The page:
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The United States Position and Outlook in Potash.
NTIS: PB 198 259 :47 pages
This Bureau of Mines report reviews the development of the world potash industry. The trends leading to the present market situation of oversupply and low prices, which threaten the domestic potash industry, are presented and analyzed. Because the major threat to the domestic industry comes from Canadian imports, the report focuses on the comparative economics of United States and Canadian production. The study resulted in these major conclusions: (1) balance of world supply and demand is foreseeable in 1975, but it could be delayed by planned expansion. (2) Balance of U.S. supply and demand could occur as early as 1974-75 or as late as 1981. (3) Nearly all U.S. production capacity vis-a-vis Canadian competition is now uneconomic. Prices cover out-of-pocket costs for only 30 percent of U.S. production. (4) U.S. producers will be undersold by Canadians in 60 to 90 percent of the U.S. market. Canadians also will have the edge over United States and European producers in export markets. (5) U.S. firms have invested in 60 percent of the planned 1971 Canadian production, and they have large holdings in Saskatchewan. (6) The decline in the U.S. potash industry probably reduced personal income in Carlsbad, Eddy County, New Mexico, the chief potash-producing area in the United States, about $21.5 million between 1966 and 1969. (Out of print.)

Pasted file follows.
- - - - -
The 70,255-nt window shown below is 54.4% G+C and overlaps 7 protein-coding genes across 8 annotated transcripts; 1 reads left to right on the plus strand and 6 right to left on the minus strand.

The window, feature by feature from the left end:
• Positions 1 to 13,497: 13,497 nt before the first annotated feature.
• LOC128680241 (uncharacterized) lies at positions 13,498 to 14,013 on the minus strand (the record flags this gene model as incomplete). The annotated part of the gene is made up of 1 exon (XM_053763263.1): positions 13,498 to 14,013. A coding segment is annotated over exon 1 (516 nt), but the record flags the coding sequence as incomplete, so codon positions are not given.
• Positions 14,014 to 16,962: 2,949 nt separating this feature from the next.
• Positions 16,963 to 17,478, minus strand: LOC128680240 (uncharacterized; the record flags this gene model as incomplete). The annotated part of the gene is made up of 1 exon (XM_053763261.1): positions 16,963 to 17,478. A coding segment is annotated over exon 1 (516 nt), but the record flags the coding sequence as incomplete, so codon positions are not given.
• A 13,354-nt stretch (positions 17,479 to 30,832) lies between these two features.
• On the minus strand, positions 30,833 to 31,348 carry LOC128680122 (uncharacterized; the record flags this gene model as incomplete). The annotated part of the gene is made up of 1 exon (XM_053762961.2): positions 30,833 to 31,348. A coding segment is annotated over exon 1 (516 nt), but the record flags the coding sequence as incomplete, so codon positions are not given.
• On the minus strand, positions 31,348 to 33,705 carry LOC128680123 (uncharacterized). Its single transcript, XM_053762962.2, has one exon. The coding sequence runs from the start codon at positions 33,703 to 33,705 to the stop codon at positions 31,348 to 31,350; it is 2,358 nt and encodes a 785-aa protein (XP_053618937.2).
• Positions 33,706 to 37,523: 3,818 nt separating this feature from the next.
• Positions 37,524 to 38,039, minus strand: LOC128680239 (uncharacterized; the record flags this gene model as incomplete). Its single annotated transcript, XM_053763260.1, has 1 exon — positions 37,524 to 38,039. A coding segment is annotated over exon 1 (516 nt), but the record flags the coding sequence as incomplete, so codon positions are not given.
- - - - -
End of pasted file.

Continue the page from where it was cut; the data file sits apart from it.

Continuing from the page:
IH; Information Circular;
NTIS Accession No.
NTIS: PB 198 259
Page last reviewed: September 2, 2020
Content source: National Institute for Occupational Safety and Health Education and Information Division